Apart from these explicit rheological and PTV measurements in FIG. 2, the process of the present invention provides a direct visual impression of the variations of the velocity profile across the gap with time.

FIG. 3 shows three snapshots of the particle movements for a shear rate of Ω/θ=10 s−1 as seen from the gap at three characteristic times corresponding to initial, transient and steady states. The exposure time of the CCD camera is Δt= 1/60 s. The still pictures from video recording show the illuminated moving particles at (A) initial (t=0.1), (B) transient (t=1.0 s) and (C) steady (t=7.8 s) states for an imposed apparent shear rate of Ω/θ=10 s−1, where the distance between the two horizontal lines, H, is about 0.9 mm. Only the particles in focus yield the brightest spots and streaks. From the length Δx of the streak generated by the moving light-scattering particle, one can compute the speed of the particle according to V=Δx/Δt. Thus, the streak length is directly proportional to the particle speed V since Δt is fixed during the video recording. The three pictures clearly show different streak length variations along the gap, indicating different velocity profiles similar to those measured in FIG. 2 for 5 s−1 at the different times, although in real time play, it is easier to watch the particle motion at a lower shear rate of Ω/θ=2.5 s−1.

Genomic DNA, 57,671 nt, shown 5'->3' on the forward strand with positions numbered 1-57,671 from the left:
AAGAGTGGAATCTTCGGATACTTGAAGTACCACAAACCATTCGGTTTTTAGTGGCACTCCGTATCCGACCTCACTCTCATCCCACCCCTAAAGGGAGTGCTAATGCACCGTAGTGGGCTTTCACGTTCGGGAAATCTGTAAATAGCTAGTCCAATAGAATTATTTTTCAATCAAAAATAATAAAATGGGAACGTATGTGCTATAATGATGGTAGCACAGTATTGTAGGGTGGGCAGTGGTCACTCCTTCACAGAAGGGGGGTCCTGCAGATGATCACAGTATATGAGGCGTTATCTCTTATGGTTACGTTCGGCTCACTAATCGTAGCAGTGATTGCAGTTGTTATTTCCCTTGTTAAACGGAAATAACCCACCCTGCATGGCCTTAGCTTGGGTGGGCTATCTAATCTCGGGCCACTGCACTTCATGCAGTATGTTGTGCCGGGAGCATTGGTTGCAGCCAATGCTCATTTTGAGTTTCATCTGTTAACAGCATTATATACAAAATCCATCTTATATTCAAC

The particle tracking velocimetric method of the present invention provides flow responses of entangled polymer solutions in a commonly employed shear device of cone-plate, examines the controlled-rate shear measurements that assume a uniform velocity gradient in space and examines the long-standing research tradition in the area of non-Newtonian flow of complex materials.

The following references are incorporated herein by reference in their entireties:

(1) Kabla, A. & Debregeas, G. Local stress relaxation and shear banding in a dry foam under shear. Phys. Rev. Lett. 90, 258303 (2003).

(2) Chan, C. L. & Woon, W. Y. Shear banding in mesoscopic dusty plasma liquids Phys. Rev. Lett. 93, 220602 (2004).

(3) Salmon, J. B. et al. Velocity profiles in shear-banding wormlike micelles. Phys. Rev. Lett. 90, 228303 (2003).